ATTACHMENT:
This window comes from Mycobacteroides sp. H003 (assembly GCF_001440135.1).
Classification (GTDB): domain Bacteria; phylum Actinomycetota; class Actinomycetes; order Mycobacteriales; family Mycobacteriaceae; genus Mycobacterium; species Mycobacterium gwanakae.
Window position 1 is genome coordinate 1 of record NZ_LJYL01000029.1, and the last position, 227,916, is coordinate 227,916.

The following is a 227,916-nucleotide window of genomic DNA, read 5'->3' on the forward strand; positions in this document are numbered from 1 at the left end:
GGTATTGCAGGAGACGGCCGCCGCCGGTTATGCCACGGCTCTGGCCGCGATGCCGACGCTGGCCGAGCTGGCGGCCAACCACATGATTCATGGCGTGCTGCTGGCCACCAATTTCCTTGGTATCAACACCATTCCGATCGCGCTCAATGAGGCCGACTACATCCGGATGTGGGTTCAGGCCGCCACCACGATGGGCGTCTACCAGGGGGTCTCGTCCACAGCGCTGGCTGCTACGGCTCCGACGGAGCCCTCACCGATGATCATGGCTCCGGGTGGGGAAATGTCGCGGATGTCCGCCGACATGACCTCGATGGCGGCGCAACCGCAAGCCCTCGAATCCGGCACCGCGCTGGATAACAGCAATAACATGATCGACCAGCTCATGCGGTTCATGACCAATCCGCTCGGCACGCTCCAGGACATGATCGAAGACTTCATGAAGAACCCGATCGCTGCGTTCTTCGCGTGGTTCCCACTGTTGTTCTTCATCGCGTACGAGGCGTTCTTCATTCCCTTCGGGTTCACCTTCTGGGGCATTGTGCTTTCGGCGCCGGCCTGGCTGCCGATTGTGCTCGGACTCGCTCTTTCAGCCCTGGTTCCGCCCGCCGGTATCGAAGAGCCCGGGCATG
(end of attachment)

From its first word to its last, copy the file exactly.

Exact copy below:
This window comes from Mycobacteroides sp. H003 (assembly GCF_001440135.1).
Classification (GTDB): domain Bacteria; phylum Actinomycetota; class Actinomycetes; order Mycobacteriales; family Mycobacteriaceae; genus Mycobacterium; species Mycobacterium gwanakae.
Window position 1 is genome coordinate 1 of record NZ_LJYL01000029.1, and the last position, 227,916, is coordinate 227,916.

The following is a 227,916-nucleotide window of genomic DNA, read 5'->3' on the forward strand; positions in this document are numbered from 1 at the left end:
GGTATTGCAGGAGACGGCCGCCGCCGGTTATGCCACGGCTCTGGCCGCGATGCCGACGCTGGCCGAGCTGGCGGCCAACCACATGATTCATGGCGTGCTGCTGGCCACCAATTTCCTTGGTATCAACACCATTCCGATCGCGCTCAATGAGGCCGACTACATCCGGATGTGGGTTCAGGCCGCCACCACGATGGGCGTCTACCAGGGGGTCTCGTCCACAGCGCTGGCTGCTACGGCTCCGACGGAGCCCTCACCGATGATCATGGCTCCGGGTGGGGAAATGTCGCGGATGTCCGCCGACATGACCTCGATGGCGGCGCAACCGCAAGCCCTCGAATCCGGCACCGCGCTGGATAACAGCAATAACATGATCGACCAGCTCATGCGGTTCATGACCAATCCGCTCGGCACGCTCCAGGACATGATCGAAGACTTCATGAAGAACCCGATCGCTGCGTTCTTCGCGTGGTTCCCACTGTTGTTCTTCATCGCGTACGAGGCGTTCTTCATTCCCTTCGGGTTCACCTTCTGGGGCATTGTGCTTTCGGCGCCGGCCTGGCTGCCGATTGTGCTCGGACTCGCTCTTTCAGCCCTGGTTCCGCCCGCCGGTATCGAAGAGCCCGGGCATG